Removal would not be the only punishment the Senate could order if Trump is convicted: Legal expert
President Donald J. Trump disembarks Marine One at Joint Base Andrews, Md. Wednesday, Oct. 23, 2019, and is escorted by U.S. Air Force Col. Rebecca J. Sonkiss to Air Force One en route to Pittsburgh International Airport in Pittsburgh. (Official White House Photo by Tia Dufour)

On CNN Saturday, National Constitution Center director Jeffrey Rosen told host Michael Smerconish that if impeachment does, in fact, remove Trump from office, he likely could not run again and count on his base to turn out to reinstall him — because the Senate could also bar him from running for another term.


"One final point, the Constitution relative to remedy of an impeachment process is limited to removal. I mean that's what's at stake, right?" said Smerconish. "Simply, you make it sound simple, it's not. But just the removal of the president and not any other punishment that could follow."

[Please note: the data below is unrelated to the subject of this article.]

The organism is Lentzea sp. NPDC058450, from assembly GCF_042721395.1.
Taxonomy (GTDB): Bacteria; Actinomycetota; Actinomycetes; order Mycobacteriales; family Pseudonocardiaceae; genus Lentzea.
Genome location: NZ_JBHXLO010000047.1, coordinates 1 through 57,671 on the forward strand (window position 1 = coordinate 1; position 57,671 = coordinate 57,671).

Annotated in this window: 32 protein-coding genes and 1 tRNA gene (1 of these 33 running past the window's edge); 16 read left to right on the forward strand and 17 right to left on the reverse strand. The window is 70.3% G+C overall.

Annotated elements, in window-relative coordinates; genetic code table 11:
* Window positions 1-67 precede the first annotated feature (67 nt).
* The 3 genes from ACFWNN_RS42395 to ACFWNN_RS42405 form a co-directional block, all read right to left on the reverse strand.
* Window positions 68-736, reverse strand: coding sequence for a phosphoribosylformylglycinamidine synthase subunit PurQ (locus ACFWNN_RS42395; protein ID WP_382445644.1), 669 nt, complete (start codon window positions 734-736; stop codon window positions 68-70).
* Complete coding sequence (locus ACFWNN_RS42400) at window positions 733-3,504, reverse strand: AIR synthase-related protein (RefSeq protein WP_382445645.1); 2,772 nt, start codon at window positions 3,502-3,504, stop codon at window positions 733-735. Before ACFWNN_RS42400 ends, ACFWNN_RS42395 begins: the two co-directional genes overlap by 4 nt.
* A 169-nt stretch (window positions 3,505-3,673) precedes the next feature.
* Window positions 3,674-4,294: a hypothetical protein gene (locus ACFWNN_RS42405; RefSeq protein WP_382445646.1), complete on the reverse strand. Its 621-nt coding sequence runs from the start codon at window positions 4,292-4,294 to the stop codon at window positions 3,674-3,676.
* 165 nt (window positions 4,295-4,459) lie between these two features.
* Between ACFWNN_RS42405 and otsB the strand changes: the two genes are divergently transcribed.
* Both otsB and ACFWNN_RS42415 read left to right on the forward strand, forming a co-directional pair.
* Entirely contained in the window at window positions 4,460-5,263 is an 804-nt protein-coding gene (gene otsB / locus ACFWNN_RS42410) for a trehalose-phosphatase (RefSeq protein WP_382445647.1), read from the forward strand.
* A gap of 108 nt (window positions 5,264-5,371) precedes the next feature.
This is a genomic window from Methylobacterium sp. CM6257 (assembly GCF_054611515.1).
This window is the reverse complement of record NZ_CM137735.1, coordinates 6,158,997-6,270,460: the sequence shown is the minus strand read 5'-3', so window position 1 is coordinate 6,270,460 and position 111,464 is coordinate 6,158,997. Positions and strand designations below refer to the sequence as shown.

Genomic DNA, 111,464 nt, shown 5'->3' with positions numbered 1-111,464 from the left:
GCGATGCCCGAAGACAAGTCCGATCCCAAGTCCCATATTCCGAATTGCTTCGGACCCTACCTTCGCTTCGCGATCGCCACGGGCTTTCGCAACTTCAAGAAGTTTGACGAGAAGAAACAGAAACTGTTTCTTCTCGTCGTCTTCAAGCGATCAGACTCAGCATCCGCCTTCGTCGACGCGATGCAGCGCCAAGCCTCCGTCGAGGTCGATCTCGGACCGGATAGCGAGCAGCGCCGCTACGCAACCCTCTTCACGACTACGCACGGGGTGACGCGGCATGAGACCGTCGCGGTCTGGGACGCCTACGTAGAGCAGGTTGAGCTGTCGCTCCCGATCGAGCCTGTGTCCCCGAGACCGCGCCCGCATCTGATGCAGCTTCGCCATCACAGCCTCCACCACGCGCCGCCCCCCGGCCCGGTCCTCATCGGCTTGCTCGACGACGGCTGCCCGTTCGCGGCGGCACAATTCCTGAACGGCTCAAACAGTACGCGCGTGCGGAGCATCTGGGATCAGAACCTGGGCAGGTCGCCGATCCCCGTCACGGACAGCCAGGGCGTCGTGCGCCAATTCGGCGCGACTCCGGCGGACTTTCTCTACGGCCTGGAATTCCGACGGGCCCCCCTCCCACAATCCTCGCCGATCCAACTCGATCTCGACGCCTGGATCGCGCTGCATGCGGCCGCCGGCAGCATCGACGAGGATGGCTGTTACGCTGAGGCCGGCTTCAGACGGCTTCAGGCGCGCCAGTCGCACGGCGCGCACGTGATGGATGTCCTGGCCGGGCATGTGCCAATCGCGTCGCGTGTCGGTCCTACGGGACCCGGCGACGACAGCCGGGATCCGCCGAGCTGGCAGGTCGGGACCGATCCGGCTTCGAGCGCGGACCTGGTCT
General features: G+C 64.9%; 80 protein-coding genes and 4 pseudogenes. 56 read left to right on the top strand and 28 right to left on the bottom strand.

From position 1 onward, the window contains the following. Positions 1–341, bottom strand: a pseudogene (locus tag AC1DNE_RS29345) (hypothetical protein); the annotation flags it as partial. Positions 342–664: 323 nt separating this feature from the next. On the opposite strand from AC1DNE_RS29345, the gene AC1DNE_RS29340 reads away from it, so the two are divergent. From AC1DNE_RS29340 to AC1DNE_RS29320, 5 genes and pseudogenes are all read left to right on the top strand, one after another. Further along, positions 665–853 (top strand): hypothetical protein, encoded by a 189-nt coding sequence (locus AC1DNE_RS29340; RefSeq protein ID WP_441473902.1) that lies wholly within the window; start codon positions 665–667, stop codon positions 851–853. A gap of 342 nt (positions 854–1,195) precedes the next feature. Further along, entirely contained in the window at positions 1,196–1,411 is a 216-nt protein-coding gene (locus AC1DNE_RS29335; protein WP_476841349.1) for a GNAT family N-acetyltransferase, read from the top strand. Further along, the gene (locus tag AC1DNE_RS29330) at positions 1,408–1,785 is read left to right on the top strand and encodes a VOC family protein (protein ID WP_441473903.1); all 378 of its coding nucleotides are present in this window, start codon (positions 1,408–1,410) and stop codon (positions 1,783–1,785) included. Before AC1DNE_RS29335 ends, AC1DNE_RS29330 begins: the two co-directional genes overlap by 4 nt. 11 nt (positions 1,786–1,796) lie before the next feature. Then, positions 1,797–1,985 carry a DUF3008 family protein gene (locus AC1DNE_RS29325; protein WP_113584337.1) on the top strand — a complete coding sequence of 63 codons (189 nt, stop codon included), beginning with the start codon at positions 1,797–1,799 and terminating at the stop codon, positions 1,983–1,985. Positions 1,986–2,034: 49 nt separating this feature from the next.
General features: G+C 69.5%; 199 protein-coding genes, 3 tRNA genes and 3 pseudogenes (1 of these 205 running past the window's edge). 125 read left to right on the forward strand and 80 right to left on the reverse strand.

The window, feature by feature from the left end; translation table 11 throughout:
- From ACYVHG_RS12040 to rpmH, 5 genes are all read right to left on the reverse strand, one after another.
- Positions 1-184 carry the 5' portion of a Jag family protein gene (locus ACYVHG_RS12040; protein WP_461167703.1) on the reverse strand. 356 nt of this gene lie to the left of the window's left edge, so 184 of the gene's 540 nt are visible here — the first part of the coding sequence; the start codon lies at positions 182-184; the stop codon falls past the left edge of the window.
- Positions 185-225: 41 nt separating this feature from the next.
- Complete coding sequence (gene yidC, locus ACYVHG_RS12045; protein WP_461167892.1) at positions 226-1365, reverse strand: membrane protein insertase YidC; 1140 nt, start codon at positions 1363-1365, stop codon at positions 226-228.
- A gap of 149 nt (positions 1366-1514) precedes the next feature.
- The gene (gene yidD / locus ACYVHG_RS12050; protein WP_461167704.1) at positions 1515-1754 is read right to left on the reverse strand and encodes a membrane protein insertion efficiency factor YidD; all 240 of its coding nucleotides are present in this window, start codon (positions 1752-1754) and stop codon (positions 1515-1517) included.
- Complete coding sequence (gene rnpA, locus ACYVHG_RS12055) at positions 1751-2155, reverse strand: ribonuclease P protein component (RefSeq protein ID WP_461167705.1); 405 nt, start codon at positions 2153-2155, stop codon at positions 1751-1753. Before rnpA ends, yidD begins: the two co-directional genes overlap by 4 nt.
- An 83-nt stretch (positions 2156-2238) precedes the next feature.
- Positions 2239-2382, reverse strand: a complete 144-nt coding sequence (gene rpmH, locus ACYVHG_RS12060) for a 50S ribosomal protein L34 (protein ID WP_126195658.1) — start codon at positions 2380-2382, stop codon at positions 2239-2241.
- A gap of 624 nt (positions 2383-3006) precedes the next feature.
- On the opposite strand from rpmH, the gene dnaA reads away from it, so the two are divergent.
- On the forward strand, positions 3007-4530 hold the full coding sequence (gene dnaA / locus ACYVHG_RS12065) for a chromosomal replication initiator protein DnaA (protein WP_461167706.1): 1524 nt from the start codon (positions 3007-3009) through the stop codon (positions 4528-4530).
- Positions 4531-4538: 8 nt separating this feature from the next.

"No, there is one other punishment the Constitution specifies, that's disqualification to hold any other office or trust or profit under these United States," said Rosen. "And I understand that according to Senate rules, conviction and removal from office requires two thirds, but the disqualification can require a simple majority. So in the historic event, for the first time in history, that the Senate were to remove a president from office, they could then have a separate vote about whether or not to disqualify him from running again for president."

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